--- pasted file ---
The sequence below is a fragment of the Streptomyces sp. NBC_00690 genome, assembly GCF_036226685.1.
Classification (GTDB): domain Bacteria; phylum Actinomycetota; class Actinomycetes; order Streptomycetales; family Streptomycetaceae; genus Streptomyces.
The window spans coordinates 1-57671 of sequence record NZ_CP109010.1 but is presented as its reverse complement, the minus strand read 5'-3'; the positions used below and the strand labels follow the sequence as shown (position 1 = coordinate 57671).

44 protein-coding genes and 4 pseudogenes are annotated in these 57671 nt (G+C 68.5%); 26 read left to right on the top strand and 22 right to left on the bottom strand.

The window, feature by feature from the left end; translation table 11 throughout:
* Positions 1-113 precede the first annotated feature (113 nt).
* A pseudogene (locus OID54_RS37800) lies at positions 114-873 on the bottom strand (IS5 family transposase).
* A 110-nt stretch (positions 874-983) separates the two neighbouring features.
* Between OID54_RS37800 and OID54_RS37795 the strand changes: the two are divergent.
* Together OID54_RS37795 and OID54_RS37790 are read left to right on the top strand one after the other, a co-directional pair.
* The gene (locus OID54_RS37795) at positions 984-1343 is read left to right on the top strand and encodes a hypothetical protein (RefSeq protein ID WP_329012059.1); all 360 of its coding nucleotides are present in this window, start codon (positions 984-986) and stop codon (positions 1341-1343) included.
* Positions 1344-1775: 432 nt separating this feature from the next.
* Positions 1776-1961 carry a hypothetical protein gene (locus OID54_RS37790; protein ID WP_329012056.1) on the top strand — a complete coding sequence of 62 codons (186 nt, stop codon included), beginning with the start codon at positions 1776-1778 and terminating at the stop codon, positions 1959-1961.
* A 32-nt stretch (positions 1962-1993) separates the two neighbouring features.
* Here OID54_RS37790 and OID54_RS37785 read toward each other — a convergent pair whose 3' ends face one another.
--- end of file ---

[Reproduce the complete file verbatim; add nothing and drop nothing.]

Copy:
The sequence below is a fragment of the Streptomyces sp. NBC_00690 genome, assembly GCF_036226685.1.
Classification (GTDB): domain Bacteria; phylum Actinomycetota; class Actinomycetes; order Streptomycetales; family Streptomycetaceae; genus Streptomyces.
The window spans coordinates 1-57671 of sequence record NZ_CP109010.1 but is presented as its reverse complement, the minus strand read 5'-3'; the positions used below and the strand labels follow the sequence as shown (position 1 = coordinate 57671).

44 protein-coding genes and 4 pseudogenes are annotated in these 57671 nt (G+C 68.5%); 26 read left to right on the top strand and 22 right to left on the bottom strand.

The window, feature by feature from the left end; translation table 11 throughout:
* Positions 1-113 precede the first annotated feature (113 nt).
* A pseudogene (locus OID54_RS37800) lies at positions 114-873 on the bottom strand (IS5 family transposase).
* A 110-nt stretch (positions 874-983) separates the two neighbouring features.
* Between OID54_RS37800 and OID54_RS37795 the strand changes: the two are divergent.
* Together OID54_RS37795 and OID54_RS37790 are read left to right on the top strand one after the other, a co-directional pair.
* The gene (locus OID54_RS37795) at positions 984-1343 is read left to right on the top strand and encodes a hypothetical protein (RefSeq protein ID WP_329012059.1); all 360 of its coding nucleotides are present in this window, start codon (positions 984-986) and stop codon (positions 1341-1343) included.
* Positions 1344-1775: 432 nt separating this feature from the next.
* Positions 1776-1961 carry a hypothetical protein gene (locus OID54_RS37790; protein ID WP_329012056.1) on the top strand — a complete coding sequence of 62 codons (186 nt, stop codon included), beginning with the start codon at positions 1776-1778 and terminating at the stop codon, positions 1959-1961.
* A 32-nt stretch (positions 1962-1993) separates the two neighbouring features.
* Here OID54_RS37790 and OID54_RS37785 read toward each other — a convergent pair whose 3' ends face one another.